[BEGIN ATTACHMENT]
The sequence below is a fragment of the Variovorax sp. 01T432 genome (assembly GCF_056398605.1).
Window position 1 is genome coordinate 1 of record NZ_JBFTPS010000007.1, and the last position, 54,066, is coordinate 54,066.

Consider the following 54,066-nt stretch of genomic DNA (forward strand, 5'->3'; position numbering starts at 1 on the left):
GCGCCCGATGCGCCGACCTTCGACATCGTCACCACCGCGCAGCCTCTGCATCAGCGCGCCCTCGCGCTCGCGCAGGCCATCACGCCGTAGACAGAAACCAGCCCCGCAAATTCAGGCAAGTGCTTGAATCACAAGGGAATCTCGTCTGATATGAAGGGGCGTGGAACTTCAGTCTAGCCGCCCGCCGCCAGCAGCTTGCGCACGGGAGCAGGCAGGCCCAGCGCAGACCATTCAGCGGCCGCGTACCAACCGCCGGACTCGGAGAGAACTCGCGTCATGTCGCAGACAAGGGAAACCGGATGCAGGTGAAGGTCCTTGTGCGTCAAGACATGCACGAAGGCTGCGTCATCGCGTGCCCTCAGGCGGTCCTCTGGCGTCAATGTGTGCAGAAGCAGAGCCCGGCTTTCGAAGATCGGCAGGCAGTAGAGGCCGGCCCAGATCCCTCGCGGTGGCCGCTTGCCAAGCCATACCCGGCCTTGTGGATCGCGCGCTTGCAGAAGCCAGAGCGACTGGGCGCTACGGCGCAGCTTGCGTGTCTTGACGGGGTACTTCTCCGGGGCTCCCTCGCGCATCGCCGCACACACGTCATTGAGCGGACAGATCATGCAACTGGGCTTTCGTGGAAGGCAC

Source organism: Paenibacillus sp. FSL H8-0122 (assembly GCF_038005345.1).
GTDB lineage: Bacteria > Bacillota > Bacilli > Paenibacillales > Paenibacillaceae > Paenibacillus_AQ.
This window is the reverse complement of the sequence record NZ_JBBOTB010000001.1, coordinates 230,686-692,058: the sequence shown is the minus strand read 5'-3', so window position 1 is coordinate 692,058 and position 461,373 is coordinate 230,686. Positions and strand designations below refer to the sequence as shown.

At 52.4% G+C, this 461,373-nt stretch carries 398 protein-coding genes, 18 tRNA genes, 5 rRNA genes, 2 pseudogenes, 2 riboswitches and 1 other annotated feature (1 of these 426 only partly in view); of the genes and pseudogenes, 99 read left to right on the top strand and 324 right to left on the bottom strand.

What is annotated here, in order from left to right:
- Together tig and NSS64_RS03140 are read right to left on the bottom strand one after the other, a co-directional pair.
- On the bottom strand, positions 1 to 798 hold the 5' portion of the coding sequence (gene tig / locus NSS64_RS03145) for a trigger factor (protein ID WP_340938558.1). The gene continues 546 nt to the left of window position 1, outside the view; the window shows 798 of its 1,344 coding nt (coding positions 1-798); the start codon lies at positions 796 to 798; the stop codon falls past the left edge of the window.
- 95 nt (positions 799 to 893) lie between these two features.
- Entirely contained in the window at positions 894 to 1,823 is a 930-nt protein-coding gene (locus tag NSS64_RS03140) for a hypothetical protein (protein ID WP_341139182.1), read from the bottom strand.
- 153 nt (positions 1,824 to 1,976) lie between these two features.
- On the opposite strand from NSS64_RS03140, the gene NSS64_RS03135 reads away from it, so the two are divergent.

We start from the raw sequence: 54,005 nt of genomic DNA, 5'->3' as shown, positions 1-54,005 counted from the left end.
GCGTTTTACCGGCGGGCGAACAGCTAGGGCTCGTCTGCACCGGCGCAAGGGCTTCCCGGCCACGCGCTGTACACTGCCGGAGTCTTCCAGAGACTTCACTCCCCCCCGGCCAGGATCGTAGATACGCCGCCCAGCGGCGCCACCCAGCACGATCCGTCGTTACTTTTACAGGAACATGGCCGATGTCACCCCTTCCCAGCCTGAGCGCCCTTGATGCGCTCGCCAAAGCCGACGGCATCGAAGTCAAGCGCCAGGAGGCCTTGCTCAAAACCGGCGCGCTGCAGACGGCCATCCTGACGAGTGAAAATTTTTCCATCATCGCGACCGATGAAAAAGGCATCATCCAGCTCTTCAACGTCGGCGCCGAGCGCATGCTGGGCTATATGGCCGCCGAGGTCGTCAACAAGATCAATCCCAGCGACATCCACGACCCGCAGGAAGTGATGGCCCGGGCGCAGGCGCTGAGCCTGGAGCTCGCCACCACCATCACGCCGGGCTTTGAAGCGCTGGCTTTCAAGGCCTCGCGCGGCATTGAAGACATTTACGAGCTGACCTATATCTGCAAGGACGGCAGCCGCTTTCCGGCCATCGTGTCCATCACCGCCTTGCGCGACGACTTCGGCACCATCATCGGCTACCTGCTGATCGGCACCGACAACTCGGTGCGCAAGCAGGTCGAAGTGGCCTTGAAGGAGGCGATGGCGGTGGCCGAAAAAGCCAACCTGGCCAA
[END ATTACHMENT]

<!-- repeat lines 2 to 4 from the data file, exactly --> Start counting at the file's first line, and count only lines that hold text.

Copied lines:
Window position 1 is genome coordinate 1 of record NZ_JBFTPS010000007.1, and the last position, 54,066, is coordinate 54,066.

Consider the following 54,066-nt stretch of genomic DNA (forward strand, 5'->3'; position numbering starts at 1 on the left):
GCGCCCGATGCGCCGACCTTCGACATCGTCACCACCGCGCAGCCTCTGCATCAGCGCGCCCTCGCGCTCGCGCAGGCCATCACGCCGTAGACAGAAACCAGCCCCGCAAATTCAGGCAAGTGCTTGAATCACAAGGGAATCTCGTCTGATATGAAGGGGCGTGGAACTTCAGTCTAGCCGCCCGCCGCCAGCAGCTTGCGCACGGGAGCAGGCAGGCCCAGCGCAGACCATTCAGCGGCCGCGTACCAACCGCCGGACTCGGAGAGAACTCGCGTCATGTCGCAGACAAGGGAAACCGGATGCAGGTGAAGGTCCTTGTGCGTCAAGACATGCACGAAGGCTGCGTCATCGCGTGCCCTCAGGCGGTCCTCTGGCGTCAATGTGTGCAGAAGCAGAGCCCGGCTTTCGAAGATCGGCAGGCAGTAGAGGCCGGCCCAGATCCCTCGCGGTGGCCGCTTGCCAAGCCATACCCGGCCTTGTGGATCGCGCGCTTGCAGAAGCCAGAGCGACTGGGCGCTACGGCGCAGCTTGCGTGTCTTGACGGGGTACTTCTCCGGGGCTCCCTCGCGCATCGCCGCACACACGTCATTGAGCGGACAGATCATGCAACTGGGCTTTCGTGGAAGGCAC